Final Fantasy XIV: A Realm Reborn review

Final Fantasy XIV- A Realm Reborn 2

There is a formula at work in every MMOG. This is usually thought of from the developer’s perspective: the systems and structures a game uses to funnel a large number of people into a large amount of content and keep them there. The player’s side of the equation is subtler: what type of person do you need to be to settle on one MMOG as opposed to another? Final Fantasy XIV: A Realm Reborn is one part traditional fantasy MMOG, one part Final Fantasy game. One part console, one part PC. To fit into its formula, you’ll need to fit that pattern as well.

The original Final Fantasy XIV was a crippling disappointment for Square Enix, released unfinished on PC in 2010 and juddering to a halt in 2012. The game’s producer resigned in shame and much of the development team was changed. A Realm Reborn, then, is a sequel as much as it is a relaunch: none of the game’s systems has been left untouched, and all of its areas have been redeveloped. Square Enix took the failure of the game’s initial iteration as an opportunity to bring the world of Eorzea to an apocalyptic and suitably melodramatic close: A Realm Reborn is set five years later, as Eorzea pieces itself back together with the help of a mysterious new wave of adventurers. It’s probably the first time that the developer has turned out an ‘amnesiac protagonist’ storyline because it genuinely wants the player to forget the past.

At character creation you select a race and an initial class, and this determines the city-state that you belong to. In addition, a number of smaller decisions flesh out your character’s backstory and demonstrate the game’s commitment to roleplay, such as your birthday and patron deity. Your race determines some base stats that will be significant to min-maxers, and your city affiliation establishes certain aspects of the main narrative; beyond that – and to the game’s credit – many of these choices can be tinkered with later on.

Switching classes is as simple as swapping out the weapon in your main hand, and after reaching level ten you can pick up as many classes as you wish. You have a distinct level for each and this acts as a way of keeping lower-level content relevant as you progress: over time, you’ll likely play through each of the three starting zones with a different profession. At lower levels, a limited mixing and matching of skills provides a degree of role customisation – the sword-and-board-wielding Guardian, for example, might pick up a healing spell from the Conjuror class. Later, these combinations develop into full-blown advanced classes: a Guardian plus a Conjuror is a Paladin; a Thaumaturge plus an Archer is a Black Mage. There is a basic satisfaction in having this many boxes to tick, and so much freedom to change playstyles on the fly.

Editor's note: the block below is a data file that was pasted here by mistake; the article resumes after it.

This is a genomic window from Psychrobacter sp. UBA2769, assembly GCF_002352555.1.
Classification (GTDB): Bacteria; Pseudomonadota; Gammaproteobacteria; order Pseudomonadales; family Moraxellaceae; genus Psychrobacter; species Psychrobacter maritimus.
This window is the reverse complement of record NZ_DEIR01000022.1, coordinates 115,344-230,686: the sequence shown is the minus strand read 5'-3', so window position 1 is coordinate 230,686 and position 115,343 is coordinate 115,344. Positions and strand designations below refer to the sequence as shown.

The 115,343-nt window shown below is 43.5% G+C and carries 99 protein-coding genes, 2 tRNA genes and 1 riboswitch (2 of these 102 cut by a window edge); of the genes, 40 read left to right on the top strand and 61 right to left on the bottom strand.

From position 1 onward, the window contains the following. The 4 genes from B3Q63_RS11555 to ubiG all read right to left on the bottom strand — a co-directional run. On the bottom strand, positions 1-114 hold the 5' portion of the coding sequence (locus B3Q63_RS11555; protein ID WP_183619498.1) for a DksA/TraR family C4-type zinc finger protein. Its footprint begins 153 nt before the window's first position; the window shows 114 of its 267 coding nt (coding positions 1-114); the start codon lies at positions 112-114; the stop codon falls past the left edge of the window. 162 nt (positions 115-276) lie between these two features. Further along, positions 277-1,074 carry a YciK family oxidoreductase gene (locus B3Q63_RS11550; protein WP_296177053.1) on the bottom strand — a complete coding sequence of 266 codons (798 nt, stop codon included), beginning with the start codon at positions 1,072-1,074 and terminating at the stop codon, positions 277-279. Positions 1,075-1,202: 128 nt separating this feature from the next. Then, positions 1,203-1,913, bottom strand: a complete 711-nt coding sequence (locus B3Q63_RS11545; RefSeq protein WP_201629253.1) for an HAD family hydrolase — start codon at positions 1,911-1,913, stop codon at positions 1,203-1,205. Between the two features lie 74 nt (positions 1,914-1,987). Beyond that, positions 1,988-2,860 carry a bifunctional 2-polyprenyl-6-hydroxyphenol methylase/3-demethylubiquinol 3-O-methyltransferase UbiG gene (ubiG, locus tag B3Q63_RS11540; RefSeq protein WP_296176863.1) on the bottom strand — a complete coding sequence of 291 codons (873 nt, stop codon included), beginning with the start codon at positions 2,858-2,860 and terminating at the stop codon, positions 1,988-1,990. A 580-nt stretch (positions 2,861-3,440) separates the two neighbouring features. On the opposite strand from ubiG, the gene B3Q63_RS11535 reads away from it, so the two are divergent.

Control with a gamepad is fiddly but viable and provides A Realm Reborn with a novel tactility, particularly on PC. Levelling with a pad changes the tone of the game: it feels fresher than its rote content would otherwise suggest. Mission design rarely strays beyond kill lists and fetch quests, but is lifted by the fluidity with which the player is given things to do. When you log in, you’re presented with a list of things you might wish to try in your local area, and in addition to regular quests there are Fates (open-world public quests), Levemetes (timed singleplayer challenges with scaling rewards), Guildhests (instanced group versions of the same) and a decent selection of dungeons.

It’s a beautifully designed world, despite a few rough-textured interior environments. Landscapes stand out in particular, their pushed-back draw distances creating a deceptive sense of scale. Striking environmental lighting elevates FFXIV above what we’ve come to expect from an MMOG, and the inclusion of series music and sound effects will raise a smile from a particularly devoted sector of the target audience.

A Realm Reborn adroitly checks the other boxes you might expect: Chocobo mounts, an involved crafting system, pets. The first major update to the game, due within three months of release, will add housing. The game’s launch has not been entirely smooth, however: maxed-out servers required the suspension of digital sales, and the queues for logging in can make the game unplayable at peak times. Given the need for this game to succeed out of the blocks, it’s disappointing that Square Enix hasn’t ensured sufficient server capacity to support the predictable rush of interest at launch.

Final Fantasy XIV’s shine wears off as your level increases. The responsibility that comes with group play makes pad control – which for MMOG players will always play second fiddle to mouse and keyboard – less viable, and this is likely to cause a divide in the community between PlayStation 3 and PC players. The way Square Enix has improved the presentation and accessibility of levelling content doesn’t prevent Final Fantasy XIV from being a fundamentally conservative game at its core, and as such, its subscription fee (which limits you to a single character per server at the lowest level) is of questionable value when games like Guild Wars 2 offer, on PC at least, a more substantial experience with no monthly payment. A lot of players will get everything that they’re going to get out of Final Fantasy XIV in the course of their initial free month.

They won’t account for everybody, however. There will always be people for whom levelling a White Mage means more than levelling a wizard, for whom the Prelude arpeggio isn’t just main menu music. If that’s you, and you like what the MMOG genre brings to the table, then Final Fantasy XIV promises to last much longer. After all, you fit the formula.

Final Fantasy XIV: A Realm Reborn is out now on PC and PS3.